Essential Reads

Dogs Avoid People Who Are Not Cooperative with Their Owners

Dogs don't like people who are unhelpful or uncooperative to their loved ones

Evolutionary Basis to Differences Between Cats and Dogs

An Almost-Serious Scholarly Debate on Evolved Behavioral Differences

Humans Are a "Unique Super-Predator" Claims New Research

A new study shows humans have incredibly broad negative effects as predators

A Path of Few Regrets

The risk of decisional regret in animal end-of-life care

Recent Posts on Animal Behavior

Animals in France: What Really Happened about Sentience?

By Marc Bekoff Ph.D. on February 04, 2015 in Animal Emotions
Animals in France have new but very limited status, "living beings gifted sentience," but it's extremely limited in scope. They're still property, farm animals are not covered, and this change "only applies to pets or wild animals tamed or held in captivity. The sentience of wild animals, meanwhile, is not recognized." It's better than nothing but still lots to do.

What If Your Therapist Had A Dog In The Office?

A Chow Chow named Jo-Fi attended therapy sessions by Sigmund Freud: should today’s therapists have a canine assistant? How do clients feel about the dog in therapy sessions?

Environmental Stimulation and Environmental Psychology

By Lindsay J. McCunn on January 24, 2015 in iEnvironment
Returning to the theory of things.

3 Things Being A Cat Person or Dog Person Reveals About You

By Peg Streep on January 19, 2015 in Tech Support
Does knowing whether someone prefers cats to dogs or dogs to cats give you insight into who they are? Should you be asking about pets when you choose a doctor or lawyer, or hire a realtor or a nanny? Here's what science knows.... and you should too.

Practical Management Tips For Dogs With Behavioral Issues

Basic recommendations to manage a dog that exhibits fearful, anxious or reactive behavior in different situations.

Why Some Women Kill Again and Again.

By Scott A. Bonn Ph.D. on January 12, 2015 in Wicked Deeds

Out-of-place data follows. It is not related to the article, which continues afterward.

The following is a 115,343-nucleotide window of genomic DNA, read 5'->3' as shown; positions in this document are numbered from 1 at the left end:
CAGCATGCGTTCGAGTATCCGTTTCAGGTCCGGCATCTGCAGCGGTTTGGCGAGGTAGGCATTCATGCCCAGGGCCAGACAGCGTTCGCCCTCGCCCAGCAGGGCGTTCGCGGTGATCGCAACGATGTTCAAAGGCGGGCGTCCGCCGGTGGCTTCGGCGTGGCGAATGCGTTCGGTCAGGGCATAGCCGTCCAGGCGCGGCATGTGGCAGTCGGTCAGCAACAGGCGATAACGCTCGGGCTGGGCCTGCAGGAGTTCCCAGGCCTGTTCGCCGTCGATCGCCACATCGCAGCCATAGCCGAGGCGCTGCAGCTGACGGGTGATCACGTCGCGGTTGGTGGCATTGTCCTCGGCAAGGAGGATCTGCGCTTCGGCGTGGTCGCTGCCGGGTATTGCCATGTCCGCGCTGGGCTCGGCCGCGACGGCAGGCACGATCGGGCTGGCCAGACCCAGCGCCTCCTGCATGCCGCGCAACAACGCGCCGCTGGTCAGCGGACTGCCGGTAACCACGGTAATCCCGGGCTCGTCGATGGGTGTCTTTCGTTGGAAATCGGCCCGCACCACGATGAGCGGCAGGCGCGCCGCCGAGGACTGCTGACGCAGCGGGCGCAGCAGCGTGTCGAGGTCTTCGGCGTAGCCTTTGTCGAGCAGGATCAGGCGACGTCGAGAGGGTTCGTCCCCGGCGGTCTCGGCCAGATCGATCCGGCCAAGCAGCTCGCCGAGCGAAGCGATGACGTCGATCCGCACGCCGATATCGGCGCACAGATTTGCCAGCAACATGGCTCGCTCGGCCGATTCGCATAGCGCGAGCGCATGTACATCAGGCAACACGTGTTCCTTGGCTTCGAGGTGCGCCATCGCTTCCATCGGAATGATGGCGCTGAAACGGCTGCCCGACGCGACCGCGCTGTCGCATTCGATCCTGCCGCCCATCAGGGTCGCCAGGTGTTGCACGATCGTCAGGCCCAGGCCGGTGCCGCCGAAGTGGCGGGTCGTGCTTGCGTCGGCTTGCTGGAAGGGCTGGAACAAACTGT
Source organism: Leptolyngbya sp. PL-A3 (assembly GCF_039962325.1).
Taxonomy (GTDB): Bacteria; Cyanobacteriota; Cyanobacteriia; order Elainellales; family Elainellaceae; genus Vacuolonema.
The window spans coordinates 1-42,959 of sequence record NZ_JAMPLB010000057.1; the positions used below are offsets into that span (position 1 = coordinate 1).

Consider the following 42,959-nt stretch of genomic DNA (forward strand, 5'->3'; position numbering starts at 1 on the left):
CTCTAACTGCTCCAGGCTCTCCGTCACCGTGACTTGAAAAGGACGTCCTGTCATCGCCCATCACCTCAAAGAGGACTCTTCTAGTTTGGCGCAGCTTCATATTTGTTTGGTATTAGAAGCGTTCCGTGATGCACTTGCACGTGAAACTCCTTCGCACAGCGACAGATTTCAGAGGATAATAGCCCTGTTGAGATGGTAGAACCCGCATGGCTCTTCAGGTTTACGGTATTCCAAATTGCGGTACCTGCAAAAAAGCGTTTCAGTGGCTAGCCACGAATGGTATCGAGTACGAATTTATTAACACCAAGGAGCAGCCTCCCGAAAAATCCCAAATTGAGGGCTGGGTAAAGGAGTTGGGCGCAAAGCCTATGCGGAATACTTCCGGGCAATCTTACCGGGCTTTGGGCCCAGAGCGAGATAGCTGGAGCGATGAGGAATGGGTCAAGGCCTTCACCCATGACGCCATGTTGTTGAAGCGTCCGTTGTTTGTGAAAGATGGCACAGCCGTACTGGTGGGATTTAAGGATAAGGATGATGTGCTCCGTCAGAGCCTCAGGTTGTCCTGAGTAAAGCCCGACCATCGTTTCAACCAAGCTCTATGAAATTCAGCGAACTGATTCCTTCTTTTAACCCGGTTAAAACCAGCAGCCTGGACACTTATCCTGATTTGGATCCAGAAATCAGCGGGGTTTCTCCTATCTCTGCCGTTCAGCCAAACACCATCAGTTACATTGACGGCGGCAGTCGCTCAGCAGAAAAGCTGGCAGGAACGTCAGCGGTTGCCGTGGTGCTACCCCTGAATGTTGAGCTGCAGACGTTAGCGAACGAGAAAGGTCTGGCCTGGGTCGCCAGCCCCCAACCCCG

Sex is much farther down on the list of motivations for female serial killers. Sexual or sadistic motives are extremely rare among females. Instead, female serial murderers tend to take a much more pragmatic approach to their killings, and do so for financial profit or revenge.

Moral Stupefaction

By Jesse Marczyk on January 11, 2015 in Pop Psych
Some research has claimed that people are often found to be "morally dumbfounded", unable to explain their moral judgments with good reasons. The same research also suggests that people moralize "harmless" actions. While that may be true in some cases, in others the fault may reside within what researchers are counting as "good reasons" and "harm".

Ones vs Zeros— Inequality Reflected in 2015 Digital Design

In the science fiction world of technology predictions, the wealthy one percenters always seem to get all the attention. While tech built for them is mostly beyond reach for the rest of us, these technologies possess tremendous symbolic power--smart homes, smart cars, and on-line services conjured like magic via "on-demand." Is resistance futile?

In the Human Brain, Dogs and Children Are Equally Lovable

MRI data explores how human mothers respond to their own children and to their family dog. The similarities are remarkable.

My Pet Hates the Vet!

Why are veterinary visits so unpleasant for some pets? Learn to recognize the signs that your pet is unhappy or fearful during the veterinary. You can actively work on changing your pet’s experience in the veterinary clinic to be much more positive and pleasant.

Artificial Versus Natural Intelligence

Can we combine artificial and natural intelligence for better health?

Are Plants Entering the Realm of the Sentient?

By Kenneth Worthy Ph.D. on December 31, 2014 in The Green Mind
Some people are still grappling with the idea that humans are not the only animals with intelligence, thought, and consciousness. Some scientists are now studying whether even plants have intelligence—sensation, awareness, integration of information, long-term memory, and adaptive learning. Their findings challenge human uniqueness.

The Jane Effect: A New Book Celebrating Jane Goodall

By Marc Bekoff Ph.D. on December 30, 2014 in Animal Emotions
Jane Goodall has had a significant impact on the lives of innumerable people and other animals. This new book contains essays about Dr. Goodall as friend, colleague, partner, professor, naturalist, exemplar, visionary, and inspiration, written by researchers and many others whose lives she has touched. It was conceived as a gift to celebrate her 80th birthday.

5 Ancient Guidelines We Should Follow Today

Our paleolithic ancestors probably didn't make New Year's resolutions - but if they did, these resolutions would have been influenced by their natural, pre-agrarian lifestyles. Perhaps for 2015, by making resolutions that consider our ancestral past, we can make resolutions that (a) are manageable and that (b) help us achieve evolutionarily appropriate outcomes.

A Different Perspective on the Human-Animal Bond